Though it has been in place for some time, UEFA's policy is difficult to stomach for those who have had their tickets stolen. In many cases the person who stole the ticket will either have made thousands from selling it on or take the seat themselves. Both Hamza and Watkins had proof of purchase and the process of checking which person is sat in the assigned seat does not seem a particularly taxing task, especially given the revenue generated. "I think it’s absolutely bonkers," said Hamza.
In the hours before kickoff, in temperatures of over 30 degrees, there were chaotic scenes around the stadium on the north-eastern outskirts of Madrid. Mounted police officers directed fans up dusty banks with flights of stairs closed off and fans of both sides found it impossible to work out the location of their seat thanks to a chronic lack of signage.
Notable by their absence were stewards. On DW's approach to the stadium, few, if any, stewards or volunteers could be seen, leaving armed and mounted police officers fending off questions about where the entrances were. There were some stewards after the first security checkpoint and, after being fobbed off at the ticket office along with dozens of others, Hamza finally got in to the stadium at half time, in a free seat in the Tottenham end far from his friend.
Ronan Evain, CEO of Football Supporters Europe, a network of fans from around the continent, said there was a notable shortage of stewards all around the newly-built stadium, a situation he considered to have been a major contributor – along with the large amount of ticketless fans – for the confusion at such a high-profile game.
"It’s unusual," he explained. "The norm for a game like this would be to have at least volunteers outside the ground that would be able to indicate where the ticket office was, where to find seats, and people that speak English. There were very, very few stewards or volunteers."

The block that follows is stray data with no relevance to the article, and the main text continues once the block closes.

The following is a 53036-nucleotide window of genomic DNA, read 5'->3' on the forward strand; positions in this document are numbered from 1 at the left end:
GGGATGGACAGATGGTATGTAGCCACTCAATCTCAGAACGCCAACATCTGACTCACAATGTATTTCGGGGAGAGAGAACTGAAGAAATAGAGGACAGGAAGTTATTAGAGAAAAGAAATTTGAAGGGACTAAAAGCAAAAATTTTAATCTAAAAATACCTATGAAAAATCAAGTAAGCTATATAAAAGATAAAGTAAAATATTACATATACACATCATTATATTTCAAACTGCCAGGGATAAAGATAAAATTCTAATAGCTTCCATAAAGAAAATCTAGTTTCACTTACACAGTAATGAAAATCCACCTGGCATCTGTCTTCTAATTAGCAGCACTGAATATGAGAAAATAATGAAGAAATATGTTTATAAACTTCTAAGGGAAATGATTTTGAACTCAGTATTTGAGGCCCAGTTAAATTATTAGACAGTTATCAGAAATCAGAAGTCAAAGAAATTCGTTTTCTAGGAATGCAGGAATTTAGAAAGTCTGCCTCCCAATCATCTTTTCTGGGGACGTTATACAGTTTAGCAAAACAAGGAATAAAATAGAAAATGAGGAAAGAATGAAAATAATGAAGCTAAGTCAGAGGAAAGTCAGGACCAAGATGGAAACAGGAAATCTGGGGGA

Wall of silence
Evain, like DW, saw the police resort to using batons to repeatedly strike fans on the approach to the ground. But he also pointed out that the officers were put in a difficult position thanks to the lack of planning for a game that was always going to bring thousands of fans, both with tickets and without, to the Spanish capital.
UEFA, who failed to respond to repeated requests from DW for comment on these issues, have ultimate responsibility for organizational matters.
"It’s of course inexcusable to hit someone in the face with a baton but with proper crowd management and information that wouldn’t have happened," Evain added.
Watkins and Hamza were far from the only fans to experience such frustrating issues. With no obvious help centers around the ground, dozens of legitimate ticket holders who had lost their paper tickets or had them stolen or damaged missed the game.
UEFA trialled a new electronic-only ticketing system at the Europa League final in Baku. The same system is in place for the upcoming Nations League matches and may well be used at Euro 2020. Evain says it does appear to address some of the issuses around ticket theft but also creates some other problems, partiuclarly surrounding the transferring of purchased tickets.
Clearly no system is going to be perfect, and the problems experienced by Hamza, Watkins and dozens, possibly hundreds, of others are not new. But when you've shelled out thousands to watch the club you love in the biggest match of the year, the refusal of a rich organization who profess to be concerned with the wellbeing of fans and the game to even listen, let alone help, is – in the eyes of Watkins – "absolutely disgusting."
The actions of European football's governing body to date suggest it's not a charge that particularly concerns them. After all, the money's still coming in.